Source: The Economic Times, Feb 07, 2017
WASHINGTON: Recognising India’s status as a ‘Major Defence Partner’, the US has made necessary changes in its export control laws that would benefit India by facilitating smoother transfer of technologies and arms to it.
The new rule that makes necessary changes in the export control laws “creates a presumption of approval” for Indian companies seeking to import Commerce Department-controlled military items, except Weapons of Mass Destruction-related goods.
This means that only under the rarest circumstances will India be denied licenses, a source familiar with the changes said. “I’m pleased to see India’s status as a ‘Major Defence Partner’ – a designation that we have strongly supported – be translated into tangible regulatory reform,” said Mukesh Aghi, president of US India Business Council(USIBC).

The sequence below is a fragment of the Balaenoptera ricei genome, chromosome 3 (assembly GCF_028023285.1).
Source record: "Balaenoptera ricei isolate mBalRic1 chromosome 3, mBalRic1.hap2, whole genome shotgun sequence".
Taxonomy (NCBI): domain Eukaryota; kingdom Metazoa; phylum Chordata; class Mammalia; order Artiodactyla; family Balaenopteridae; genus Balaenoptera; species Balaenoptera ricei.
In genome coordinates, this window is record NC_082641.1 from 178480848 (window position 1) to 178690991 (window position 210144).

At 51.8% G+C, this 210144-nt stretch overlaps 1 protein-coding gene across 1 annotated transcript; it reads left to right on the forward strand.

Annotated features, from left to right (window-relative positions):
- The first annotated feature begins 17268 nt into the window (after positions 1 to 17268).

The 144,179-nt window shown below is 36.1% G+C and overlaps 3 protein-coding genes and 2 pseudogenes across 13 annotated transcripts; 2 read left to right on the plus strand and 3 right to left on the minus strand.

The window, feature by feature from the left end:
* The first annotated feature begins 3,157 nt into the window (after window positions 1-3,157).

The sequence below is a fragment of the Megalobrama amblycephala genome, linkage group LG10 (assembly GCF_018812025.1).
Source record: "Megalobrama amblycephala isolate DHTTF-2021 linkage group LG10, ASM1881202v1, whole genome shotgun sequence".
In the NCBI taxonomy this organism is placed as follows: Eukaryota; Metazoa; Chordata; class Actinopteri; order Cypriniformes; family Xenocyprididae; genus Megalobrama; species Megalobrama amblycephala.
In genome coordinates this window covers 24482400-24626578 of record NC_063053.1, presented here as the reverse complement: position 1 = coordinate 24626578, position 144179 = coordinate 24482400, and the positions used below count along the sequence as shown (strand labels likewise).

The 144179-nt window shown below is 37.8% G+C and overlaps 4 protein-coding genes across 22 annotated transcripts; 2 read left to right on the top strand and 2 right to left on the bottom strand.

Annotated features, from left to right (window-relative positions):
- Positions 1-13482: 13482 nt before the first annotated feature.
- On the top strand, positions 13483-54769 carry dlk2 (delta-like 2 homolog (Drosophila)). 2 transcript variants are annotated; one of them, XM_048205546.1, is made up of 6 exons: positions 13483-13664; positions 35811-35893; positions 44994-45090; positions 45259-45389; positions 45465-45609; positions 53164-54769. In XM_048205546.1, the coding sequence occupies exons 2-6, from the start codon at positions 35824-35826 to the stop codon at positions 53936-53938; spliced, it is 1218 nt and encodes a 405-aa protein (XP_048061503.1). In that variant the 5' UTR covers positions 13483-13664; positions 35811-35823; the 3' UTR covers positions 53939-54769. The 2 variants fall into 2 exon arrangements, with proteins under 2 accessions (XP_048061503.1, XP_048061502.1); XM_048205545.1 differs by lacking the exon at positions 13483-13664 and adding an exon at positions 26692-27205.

The new rule also amends the law so that companies will not need a license at all after becoming a Validated End User (VEU).
“Indian and US companies operating in India can seek VEU status for both civil and military manufacturing, and by doing so not need to obtain individual licenses. This makes it far more convenient to build a global supply chain and react quickly to changing market conditions,” explained Benjamin Schwartz, USIBC’s Director for Defence and Aerospace.
Over 810 licenses representing some USD 5 billion in trade in the last half decade have been granted for goods covered under this new rule.
Most of these licenses being focused on aerospace systems and ground vehicles. Additionally, under the new regulation, Indian companies will not be required by US law to seek approval for the re-export of platforms that contain less than 25 per cent US content.
“This is a very favourable policy for Indian companies. The rule will make business substantially easier for Indian companies in the defence sector, especially those partnering with American companies. This gives Indian companies and US companies operating in India the ability to be reactive in real time to meet their supply chain needs,” Schwartz said.